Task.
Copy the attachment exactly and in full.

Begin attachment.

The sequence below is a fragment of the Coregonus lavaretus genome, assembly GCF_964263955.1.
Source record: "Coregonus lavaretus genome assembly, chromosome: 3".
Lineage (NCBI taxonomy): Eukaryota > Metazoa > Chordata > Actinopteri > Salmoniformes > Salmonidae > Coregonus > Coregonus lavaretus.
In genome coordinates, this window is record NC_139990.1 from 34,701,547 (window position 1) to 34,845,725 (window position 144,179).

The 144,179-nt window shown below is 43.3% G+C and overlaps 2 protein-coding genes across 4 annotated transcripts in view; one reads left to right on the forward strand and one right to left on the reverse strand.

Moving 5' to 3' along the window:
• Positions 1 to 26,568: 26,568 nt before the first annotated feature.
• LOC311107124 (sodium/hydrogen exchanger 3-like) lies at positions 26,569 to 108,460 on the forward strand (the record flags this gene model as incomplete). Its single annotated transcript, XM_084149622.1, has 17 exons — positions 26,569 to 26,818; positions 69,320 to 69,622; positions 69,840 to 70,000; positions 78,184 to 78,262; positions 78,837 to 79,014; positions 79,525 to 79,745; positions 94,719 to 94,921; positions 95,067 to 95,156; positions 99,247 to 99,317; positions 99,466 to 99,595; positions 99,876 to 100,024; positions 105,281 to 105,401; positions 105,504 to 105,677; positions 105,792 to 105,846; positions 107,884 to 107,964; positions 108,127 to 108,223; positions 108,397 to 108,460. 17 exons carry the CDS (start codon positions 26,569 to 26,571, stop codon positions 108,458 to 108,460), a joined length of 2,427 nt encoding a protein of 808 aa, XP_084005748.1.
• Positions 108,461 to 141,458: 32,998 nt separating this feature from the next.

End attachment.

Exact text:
The sequence below is a fragment of the Coregonus lavaretus genome, assembly GCF_964263955.1.
Source record: "Coregonus lavaretus genome assembly, chromosome: 3".
Lineage (NCBI taxonomy): Eukaryota > Metazoa > Chordata > Actinopteri > Salmoniformes > Salmonidae > Coregonus > Coregonus lavaretus.
In genome coordinates, this window is record NC_139990.1 from 34,701,547 (window position 1) to 34,845,725 (window position 144,179).

The 144,179-nt window shown below is 43.3% G+C and overlaps 2 protein-coding genes across 4 annotated transcripts in view; one reads left to right on the forward strand and one right to left on the reverse strand.

Moving 5' to 3' along the window:
• Positions 1 to 26,568: 26,568 nt before the first annotated feature.
• LOC311107124 (sodium/hydrogen exchanger 3-like) lies at positions 26,569 to 108,460 on the forward strand (the record flags this gene model as incomplete). Its single annotated transcript, XM_084149622.1, has 17 exons — positions 26,569 to 26,818; positions 69,320 to 69,622; positions 69,840 to 70,000; positions 78,184 to 78,262; positions 78,837 to 79,014; positions 79,525 to 79,745; positions 94,719 to 94,921; positions 95,067 to 95,156; positions 99,247 to 99,317; positions 99,466 to 99,595; positions 99,876 to 100,024; positions 105,281 to 105,401; positions 105,504 to 105,677; positions 105,792 to 105,846; positions 107,884 to 107,964; positions 108,127 to 108,223; positions 108,397 to 108,460. 17 exons carry the CDS (start codon positions 26,569 to 26,571, stop codon positions 108,458 to 108,460), a joined length of 2,427 nt encoding a protein of 808 aa, XP_084005748.1.
• Positions 108,461 to 141,458: 32,998 nt separating this feature from the next.